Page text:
Sometimes we recover a sense of God’s size when we go outdoors. Modern life gives us machines that promise to manage and reduce the universe, tempting us to presume that we humans are actually in control. But if you are outside and a storm blows in, the sheer force can stun you into submission. To quote the cover of this week’s Time magazine: “Sixteen minutes – That’s how much time you have to save your life. The story of the Oklahoma tornado.” Did you see the pictures of a whole town flattened? Anybody still want to hang onto the myth that human beings are in control of anything?

True wisdom begins when we perceive our complete dependence on God, when we live and breathe and stay flat-footed on the ground, thanks to a God who thought gravity is a good idea. When John Calvin, the great theologian, wrote his most famous book, he says, “Our wisdom consists almost entirely of two parts: the knowledge of God and of ourselves. Without knowledge of God there is no knowledge of self.” The poet of Psalm 8 gave him that insight. You look at the grand glory of the heavens, trust there is a God behind it, and it pushes you to ask, “Who do you think you are?”

We know the limits of being human – we have only so many days and time is short. Our bodies can only do so much. We cannot protect ourselves from the force of tornados, only send in the ambulances and the bulldozers to handle the wreckage. Illness might strike at any time, weakness may reduce us. We can never know all that is going to happen today, much less tomorrow. And all the while, we are prone to the misfire of thinking too much about ourselves in a universe that does seem to care about us very much at all.

Anthony de Mello, in a tale from his recent book One Minute Wisdom, describes this paradox. "Before I was 20," he says, "I never worried about what other people thought of me. But after I was 20 I worried endlessly -- about all the impressions I made and how people were evaluating me. Only sometime after turning 50 did I realize that they hardly ever thought about me at all."[1] So often we presume ourselves to be at the center of everyone’s attention, and end up performing for an audience that isn’t there.

The astonishing thing is that God should ever take notice. The God who created quasars and moonbeams is the God who knit together our DNA and says to the baptized child, “You are mine, all mine.” The Holy One who tosses the comets across our sky and swirls the wind like cotton candy is the same God who weeps when the tornado flattens the elementary school after spinning out of control, the same God who calls on us to care for every broken soul. O Lord, our Sovereign, who are we that you are mindful of us? Who are we, that You, the Immortal One, should cares for mere mortals like us.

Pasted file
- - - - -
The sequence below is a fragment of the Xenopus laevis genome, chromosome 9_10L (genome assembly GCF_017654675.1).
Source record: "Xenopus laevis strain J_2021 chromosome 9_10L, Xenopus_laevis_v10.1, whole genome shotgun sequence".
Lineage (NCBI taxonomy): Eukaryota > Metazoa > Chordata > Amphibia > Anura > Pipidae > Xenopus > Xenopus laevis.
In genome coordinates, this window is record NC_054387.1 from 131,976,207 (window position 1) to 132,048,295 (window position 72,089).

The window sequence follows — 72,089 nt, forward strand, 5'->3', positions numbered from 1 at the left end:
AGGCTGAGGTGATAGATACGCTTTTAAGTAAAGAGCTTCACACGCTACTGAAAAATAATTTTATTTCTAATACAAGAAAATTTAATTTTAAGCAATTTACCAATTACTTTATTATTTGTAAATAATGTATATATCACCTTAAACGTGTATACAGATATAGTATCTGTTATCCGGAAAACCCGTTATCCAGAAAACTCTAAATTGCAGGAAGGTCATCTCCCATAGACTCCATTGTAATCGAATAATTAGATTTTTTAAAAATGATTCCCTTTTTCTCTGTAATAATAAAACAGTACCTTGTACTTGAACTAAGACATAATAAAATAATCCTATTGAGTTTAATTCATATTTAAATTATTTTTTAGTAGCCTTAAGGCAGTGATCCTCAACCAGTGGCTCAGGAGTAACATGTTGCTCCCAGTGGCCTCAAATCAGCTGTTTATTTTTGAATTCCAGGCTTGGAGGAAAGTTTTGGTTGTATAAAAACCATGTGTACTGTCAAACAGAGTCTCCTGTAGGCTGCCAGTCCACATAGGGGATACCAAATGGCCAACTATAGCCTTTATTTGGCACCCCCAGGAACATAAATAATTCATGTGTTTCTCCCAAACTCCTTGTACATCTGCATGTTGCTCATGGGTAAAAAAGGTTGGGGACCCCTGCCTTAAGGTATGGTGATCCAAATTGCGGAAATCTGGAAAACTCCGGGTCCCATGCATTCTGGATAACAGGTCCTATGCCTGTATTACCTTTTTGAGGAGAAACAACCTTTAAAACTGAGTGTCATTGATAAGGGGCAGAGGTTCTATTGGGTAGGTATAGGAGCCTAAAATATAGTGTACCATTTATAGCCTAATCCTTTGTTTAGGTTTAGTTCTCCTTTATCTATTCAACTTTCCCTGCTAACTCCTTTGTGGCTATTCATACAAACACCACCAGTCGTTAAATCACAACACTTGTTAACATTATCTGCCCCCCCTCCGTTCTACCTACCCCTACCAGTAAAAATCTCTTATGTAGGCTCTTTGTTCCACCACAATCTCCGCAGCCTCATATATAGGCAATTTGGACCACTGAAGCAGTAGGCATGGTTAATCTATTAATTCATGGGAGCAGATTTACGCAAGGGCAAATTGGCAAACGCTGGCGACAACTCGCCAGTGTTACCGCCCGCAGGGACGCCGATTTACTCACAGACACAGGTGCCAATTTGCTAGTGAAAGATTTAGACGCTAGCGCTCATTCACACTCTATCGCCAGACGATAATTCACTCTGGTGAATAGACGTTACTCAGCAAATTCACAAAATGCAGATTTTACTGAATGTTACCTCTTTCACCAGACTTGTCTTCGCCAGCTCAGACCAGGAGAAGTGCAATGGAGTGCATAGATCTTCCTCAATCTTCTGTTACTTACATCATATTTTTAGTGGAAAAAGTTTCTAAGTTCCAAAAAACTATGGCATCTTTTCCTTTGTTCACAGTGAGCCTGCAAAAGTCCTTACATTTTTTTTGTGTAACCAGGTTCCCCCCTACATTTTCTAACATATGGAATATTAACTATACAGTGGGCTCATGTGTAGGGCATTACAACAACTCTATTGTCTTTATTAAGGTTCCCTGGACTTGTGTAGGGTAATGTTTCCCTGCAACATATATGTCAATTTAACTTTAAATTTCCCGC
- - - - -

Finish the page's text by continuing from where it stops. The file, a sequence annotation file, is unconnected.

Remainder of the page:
That is what gives dignity to each person. God regards us. We are not accidents. We are not mistakes. Certainly we have bad hair days, get lousy grades in algebra, and crash our cars into trees. Yet God regards us, setting us a “little lower” than heaven, giving us responsibility for one another and for all the critters. Not only that; God has such high regard for human beings that God became a human being. This is the greatest affirmation of our species.

Who do you think you are? Child of God, brother of Jesus, temple of Holy Spirit – that’s what we are. And perhaps our greatest similarity to our Maker is our imagination. As Frederick Buechner writes, “Imagining is perhaps as close as humans get to creating something out of nothing the way God is said to.” He goes on to say:

(Imagination) is a power that to one degree or another everybody has or can develop, like whistling. Like muscles, it can be strengthened through practice and exercise. Keep at it until you can actually hear your grandfather's voice, for instance, or feel the rush of hot air when you open the four hundred and fifty degree oven.

If you want to know what loving your neighbors is all about, look at them with more than just your eyes. The bag lady settling down for the night on the hot air grating. The two children chirping like birds in the sandbox. The bride as she walks down the aisle on her father's arm. The old man staring into space in the nursing home TV room. Try to know them for who they are inside their skins. Hear not just the words they speak but the words they do not speak. Feel what it's like to be who they are -- chirping like a bird because for the moment you are a bird, trying not to wobble as you move slowly into the future with all eyes upon you.

When Jesus said, 'All ye that labor and are heavy laden,' he was seeing the rich as well as the poor, the lucky as well as the industrious. He was seeing the bride on her wedding day. He was seeing the old man in front of the TV. He was seeing all of us. The highest work of the imagination is to have eyes like that. [2]

Who do you think you are? I am what my neighbors are. I am a child of God, brother of Jesus, temple of the Holy Spirit. And all of us are worthy of the grace of the Lord Jesus Christ, the love of God, and the friendship of the Holy Spirit.

(c) William G. Carter. All rights reserved.

[1] One Minute Wisdom
[2] Whistling in the Dark